Ankle anterior impingement

What is anterior bony impingement?

Anterior bony impingement occurs when bone spurs have grown along the front lip of the tibia and the top edge of the talus as a response to micro-traumas.  The soft tissues surrounding the joint may rub or catch against these bony outgrowths and become inflamed.  The spurs will reduce your ankle movement, particularly when you try and pull your foot up towards you (called dorsiflexion).

What causes it?

The bone spurs are caused by repeated, small traumas to the bone which occur during activity, particularly sport.   It is often seen in athletes who repeatedly bend their foot upwards or make lunging movements, such as footballers, basketball players and dancers.

How does it feel?

You will have pain and swelling on the front of the ankle, which will be worse after activity.  The pain will often reduce or go away with rest.  It may feel as if something in your ankle is ‘catching’ when you move your foot.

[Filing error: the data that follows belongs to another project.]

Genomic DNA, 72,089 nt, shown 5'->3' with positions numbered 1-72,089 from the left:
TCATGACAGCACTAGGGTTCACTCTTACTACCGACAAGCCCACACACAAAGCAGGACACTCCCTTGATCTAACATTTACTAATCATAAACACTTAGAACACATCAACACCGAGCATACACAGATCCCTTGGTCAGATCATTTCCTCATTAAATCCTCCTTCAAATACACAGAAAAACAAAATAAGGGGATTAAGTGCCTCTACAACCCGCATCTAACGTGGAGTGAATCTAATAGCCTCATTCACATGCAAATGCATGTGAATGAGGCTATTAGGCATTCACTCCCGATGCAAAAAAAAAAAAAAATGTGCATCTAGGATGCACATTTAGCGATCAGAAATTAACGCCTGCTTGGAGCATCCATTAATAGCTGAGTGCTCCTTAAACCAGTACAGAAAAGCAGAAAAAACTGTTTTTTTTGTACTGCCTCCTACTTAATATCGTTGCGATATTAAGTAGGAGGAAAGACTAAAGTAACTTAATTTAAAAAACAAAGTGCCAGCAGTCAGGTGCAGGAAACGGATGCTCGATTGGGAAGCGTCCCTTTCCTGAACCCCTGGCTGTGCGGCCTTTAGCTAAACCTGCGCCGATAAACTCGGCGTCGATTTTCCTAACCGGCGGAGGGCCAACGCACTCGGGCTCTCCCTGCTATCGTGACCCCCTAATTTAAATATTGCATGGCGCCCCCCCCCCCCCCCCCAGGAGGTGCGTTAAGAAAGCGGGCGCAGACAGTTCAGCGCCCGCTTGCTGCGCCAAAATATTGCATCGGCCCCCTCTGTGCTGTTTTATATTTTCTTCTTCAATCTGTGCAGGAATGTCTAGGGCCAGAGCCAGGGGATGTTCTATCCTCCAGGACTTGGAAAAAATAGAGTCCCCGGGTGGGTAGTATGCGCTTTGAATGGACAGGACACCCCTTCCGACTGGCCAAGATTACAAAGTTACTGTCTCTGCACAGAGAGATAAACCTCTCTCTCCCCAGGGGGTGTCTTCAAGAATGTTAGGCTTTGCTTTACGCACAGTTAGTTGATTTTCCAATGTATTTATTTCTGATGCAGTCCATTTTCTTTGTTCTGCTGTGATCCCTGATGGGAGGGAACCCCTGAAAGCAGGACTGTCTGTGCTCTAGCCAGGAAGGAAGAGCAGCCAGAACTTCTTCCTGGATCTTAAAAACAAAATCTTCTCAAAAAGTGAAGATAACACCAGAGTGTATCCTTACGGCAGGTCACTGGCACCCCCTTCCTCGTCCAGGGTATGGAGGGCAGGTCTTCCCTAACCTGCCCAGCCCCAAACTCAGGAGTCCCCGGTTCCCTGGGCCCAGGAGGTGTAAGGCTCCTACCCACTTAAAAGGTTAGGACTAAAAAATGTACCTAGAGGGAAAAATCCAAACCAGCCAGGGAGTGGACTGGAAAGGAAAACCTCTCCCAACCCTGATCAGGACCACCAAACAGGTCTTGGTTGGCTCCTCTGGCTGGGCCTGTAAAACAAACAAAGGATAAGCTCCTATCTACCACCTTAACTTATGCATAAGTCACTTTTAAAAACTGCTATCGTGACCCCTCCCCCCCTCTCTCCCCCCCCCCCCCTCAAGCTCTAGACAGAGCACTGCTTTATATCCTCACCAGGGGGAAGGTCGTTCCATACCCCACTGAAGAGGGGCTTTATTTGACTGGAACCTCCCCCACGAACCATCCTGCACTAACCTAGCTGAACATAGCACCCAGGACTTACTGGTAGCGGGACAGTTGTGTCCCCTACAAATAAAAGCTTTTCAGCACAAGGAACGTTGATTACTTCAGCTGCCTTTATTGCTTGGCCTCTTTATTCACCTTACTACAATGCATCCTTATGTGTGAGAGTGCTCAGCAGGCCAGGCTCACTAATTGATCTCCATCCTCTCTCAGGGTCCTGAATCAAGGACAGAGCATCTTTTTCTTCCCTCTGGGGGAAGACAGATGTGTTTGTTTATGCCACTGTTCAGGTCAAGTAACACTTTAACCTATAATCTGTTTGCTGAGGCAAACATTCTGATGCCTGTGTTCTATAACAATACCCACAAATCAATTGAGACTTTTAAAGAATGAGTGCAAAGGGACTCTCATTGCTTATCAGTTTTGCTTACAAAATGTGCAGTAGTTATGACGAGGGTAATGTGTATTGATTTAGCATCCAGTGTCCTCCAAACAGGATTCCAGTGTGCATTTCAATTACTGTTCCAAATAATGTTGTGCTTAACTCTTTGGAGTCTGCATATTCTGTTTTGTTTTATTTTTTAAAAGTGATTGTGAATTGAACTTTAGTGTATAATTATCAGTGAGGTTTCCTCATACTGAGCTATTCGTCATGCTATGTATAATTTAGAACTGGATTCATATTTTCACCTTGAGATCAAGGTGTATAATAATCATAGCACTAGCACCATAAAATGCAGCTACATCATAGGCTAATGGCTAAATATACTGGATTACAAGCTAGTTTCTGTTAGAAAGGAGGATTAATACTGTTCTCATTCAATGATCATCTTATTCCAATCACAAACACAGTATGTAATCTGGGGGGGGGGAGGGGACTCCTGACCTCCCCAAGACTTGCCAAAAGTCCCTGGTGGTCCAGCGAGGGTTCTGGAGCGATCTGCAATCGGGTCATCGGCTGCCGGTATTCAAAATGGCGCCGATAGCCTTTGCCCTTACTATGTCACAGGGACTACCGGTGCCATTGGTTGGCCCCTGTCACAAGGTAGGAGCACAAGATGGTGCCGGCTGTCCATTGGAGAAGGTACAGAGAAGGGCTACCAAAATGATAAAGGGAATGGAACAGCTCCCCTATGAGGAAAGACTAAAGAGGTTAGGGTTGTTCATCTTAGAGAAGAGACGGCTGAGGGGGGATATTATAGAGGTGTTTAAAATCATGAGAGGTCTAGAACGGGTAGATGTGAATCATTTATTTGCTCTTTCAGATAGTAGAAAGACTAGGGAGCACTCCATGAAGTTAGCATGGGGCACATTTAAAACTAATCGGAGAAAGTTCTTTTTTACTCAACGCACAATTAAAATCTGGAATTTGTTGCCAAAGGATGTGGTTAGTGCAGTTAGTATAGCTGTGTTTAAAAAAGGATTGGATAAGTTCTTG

Your doctor will ask you about your medical history, and he will make a physical examination of your foot and ankle, checking your movement and the location of the pain.  He will ask for X-rays to show the size and position of the bone spurs.

Treatment – conservative

There is no conservative treatment – until the bone spurs are removed the tissues will continue to catch and rub.

Treatment – surgical

Arthroscopic Debridement: your surgeon will make two small incisions over the area of impingement.  Through one he will insert a fibre-optic camera to look into the joint, and through the other, he will pass the surgical instruments.  He will remove the bone spurs and any inflamed soft tissue, and then he will close the wounds.

Rehabilitation after surgery

You may need to wear an ankle brace and walk with crutches for the first few days, gradually increasing the weight on your foot.  After a week, you will begin physiotherapy doing stretching exercises, and then move on to muscle strengthening, balance, and restoring a full range of movement. 

When will I be back to normal?

Office workers can return to work after a week, manual workers after 4 weeks, depending on their progress with physiotherapy.  You should be able to drive after 7 days, and should be able to start playing sport again after about 6 weeks, depending on your recovery.